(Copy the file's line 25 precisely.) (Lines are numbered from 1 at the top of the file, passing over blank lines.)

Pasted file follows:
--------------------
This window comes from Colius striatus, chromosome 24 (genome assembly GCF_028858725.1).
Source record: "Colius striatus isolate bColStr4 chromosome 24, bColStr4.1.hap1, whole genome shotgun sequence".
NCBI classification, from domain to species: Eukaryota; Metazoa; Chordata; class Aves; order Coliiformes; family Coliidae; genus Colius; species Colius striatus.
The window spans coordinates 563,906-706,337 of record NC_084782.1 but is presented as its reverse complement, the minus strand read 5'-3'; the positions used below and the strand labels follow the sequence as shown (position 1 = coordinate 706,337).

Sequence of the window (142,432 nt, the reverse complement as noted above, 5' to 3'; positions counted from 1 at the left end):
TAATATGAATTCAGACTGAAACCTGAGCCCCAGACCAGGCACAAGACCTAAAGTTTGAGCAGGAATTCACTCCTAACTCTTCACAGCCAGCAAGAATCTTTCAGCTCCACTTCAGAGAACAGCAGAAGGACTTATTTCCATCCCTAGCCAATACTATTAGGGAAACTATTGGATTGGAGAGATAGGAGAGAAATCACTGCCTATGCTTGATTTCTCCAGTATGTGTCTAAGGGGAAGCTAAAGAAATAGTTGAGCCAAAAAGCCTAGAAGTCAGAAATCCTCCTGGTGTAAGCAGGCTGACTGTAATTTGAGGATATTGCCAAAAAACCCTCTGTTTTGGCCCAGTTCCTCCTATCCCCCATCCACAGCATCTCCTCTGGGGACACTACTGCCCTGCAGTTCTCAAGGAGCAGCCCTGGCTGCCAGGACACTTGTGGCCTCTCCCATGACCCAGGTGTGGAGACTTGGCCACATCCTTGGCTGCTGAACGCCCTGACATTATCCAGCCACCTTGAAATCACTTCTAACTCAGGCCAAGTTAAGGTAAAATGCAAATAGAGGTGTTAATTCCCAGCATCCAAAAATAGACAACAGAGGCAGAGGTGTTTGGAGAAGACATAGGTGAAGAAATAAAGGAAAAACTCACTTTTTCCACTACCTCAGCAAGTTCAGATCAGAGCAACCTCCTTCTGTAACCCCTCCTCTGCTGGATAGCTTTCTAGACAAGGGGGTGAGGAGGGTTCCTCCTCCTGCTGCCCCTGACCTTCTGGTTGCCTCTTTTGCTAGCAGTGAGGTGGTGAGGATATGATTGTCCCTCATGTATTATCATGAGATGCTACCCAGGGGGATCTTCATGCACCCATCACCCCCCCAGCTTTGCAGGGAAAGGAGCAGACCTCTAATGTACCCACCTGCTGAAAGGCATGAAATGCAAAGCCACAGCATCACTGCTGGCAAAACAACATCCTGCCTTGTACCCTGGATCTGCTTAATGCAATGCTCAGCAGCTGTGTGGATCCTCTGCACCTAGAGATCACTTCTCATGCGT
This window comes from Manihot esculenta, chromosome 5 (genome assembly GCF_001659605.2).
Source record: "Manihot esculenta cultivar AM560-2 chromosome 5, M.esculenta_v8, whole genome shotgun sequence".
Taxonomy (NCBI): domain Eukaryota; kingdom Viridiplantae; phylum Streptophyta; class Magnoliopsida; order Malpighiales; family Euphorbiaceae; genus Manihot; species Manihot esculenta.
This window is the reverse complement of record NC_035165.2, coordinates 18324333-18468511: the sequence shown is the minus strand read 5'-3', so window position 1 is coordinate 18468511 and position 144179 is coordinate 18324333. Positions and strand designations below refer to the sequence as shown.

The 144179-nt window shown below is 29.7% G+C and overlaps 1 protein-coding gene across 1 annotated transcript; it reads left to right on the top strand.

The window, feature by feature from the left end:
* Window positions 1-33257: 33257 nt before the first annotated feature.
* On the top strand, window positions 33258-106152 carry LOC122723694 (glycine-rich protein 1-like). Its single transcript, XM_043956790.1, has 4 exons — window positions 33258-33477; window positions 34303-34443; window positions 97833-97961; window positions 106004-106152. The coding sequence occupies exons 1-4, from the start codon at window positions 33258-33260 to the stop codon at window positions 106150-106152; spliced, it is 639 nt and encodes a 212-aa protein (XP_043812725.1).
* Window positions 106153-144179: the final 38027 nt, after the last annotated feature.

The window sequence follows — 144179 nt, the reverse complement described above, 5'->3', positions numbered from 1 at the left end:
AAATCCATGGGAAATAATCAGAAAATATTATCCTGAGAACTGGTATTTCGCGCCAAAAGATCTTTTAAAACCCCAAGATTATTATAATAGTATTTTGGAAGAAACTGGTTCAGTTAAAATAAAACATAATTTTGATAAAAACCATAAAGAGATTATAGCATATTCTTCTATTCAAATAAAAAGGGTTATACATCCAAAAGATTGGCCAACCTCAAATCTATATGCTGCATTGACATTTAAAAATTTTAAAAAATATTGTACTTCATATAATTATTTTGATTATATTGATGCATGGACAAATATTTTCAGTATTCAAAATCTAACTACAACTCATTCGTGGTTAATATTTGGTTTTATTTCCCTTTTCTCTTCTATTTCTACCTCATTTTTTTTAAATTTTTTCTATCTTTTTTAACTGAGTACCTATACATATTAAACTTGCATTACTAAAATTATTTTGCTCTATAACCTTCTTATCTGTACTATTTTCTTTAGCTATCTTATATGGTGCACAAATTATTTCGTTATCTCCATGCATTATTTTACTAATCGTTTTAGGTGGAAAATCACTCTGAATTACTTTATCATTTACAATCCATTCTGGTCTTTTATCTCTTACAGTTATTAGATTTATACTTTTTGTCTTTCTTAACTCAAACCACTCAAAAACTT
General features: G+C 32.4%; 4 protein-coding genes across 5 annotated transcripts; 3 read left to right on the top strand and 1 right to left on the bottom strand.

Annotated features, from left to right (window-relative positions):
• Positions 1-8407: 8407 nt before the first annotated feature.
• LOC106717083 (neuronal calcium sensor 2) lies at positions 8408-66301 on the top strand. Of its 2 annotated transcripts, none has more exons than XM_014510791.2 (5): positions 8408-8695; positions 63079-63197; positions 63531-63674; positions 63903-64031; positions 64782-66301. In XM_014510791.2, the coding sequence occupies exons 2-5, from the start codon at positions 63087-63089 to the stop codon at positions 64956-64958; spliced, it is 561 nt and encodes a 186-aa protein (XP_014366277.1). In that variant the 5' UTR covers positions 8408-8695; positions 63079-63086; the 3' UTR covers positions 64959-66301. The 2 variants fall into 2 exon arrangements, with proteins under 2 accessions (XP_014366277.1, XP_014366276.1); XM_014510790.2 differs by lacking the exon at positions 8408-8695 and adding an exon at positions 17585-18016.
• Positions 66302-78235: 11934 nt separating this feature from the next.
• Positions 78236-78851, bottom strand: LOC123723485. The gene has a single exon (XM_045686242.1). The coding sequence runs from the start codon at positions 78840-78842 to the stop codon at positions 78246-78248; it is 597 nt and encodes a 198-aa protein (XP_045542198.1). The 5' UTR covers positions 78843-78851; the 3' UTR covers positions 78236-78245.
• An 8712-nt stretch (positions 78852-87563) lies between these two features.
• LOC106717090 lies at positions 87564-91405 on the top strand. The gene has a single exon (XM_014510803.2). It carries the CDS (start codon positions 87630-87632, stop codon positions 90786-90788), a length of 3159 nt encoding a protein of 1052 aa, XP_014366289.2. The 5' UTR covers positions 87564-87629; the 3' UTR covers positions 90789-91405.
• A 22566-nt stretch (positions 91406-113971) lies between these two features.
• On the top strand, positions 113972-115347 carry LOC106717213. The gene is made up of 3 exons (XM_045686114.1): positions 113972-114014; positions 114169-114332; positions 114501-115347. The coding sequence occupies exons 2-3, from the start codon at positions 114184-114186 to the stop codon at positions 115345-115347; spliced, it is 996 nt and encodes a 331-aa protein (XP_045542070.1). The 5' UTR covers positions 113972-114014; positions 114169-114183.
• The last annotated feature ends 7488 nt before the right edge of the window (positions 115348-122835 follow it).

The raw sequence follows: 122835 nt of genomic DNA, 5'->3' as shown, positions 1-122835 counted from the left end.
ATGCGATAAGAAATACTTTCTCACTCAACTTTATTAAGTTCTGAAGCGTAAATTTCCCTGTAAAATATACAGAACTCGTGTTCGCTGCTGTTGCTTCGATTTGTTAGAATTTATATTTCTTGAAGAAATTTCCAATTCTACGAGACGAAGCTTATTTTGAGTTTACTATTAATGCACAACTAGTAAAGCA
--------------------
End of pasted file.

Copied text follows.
• LOC106717090 lies at positions 87564-91405 on the top strand. The gene has a single exon (XM_014510803.2). It carries the CDS (start codon positions 87630-87632, stop codon positions 90786-90788), a length of 3159 nt encoding a protein of 1052 aa, XP_014366289.2. The 5' UTR covers positions 87564-87629; the 3' UTR covers positions 90789-91405.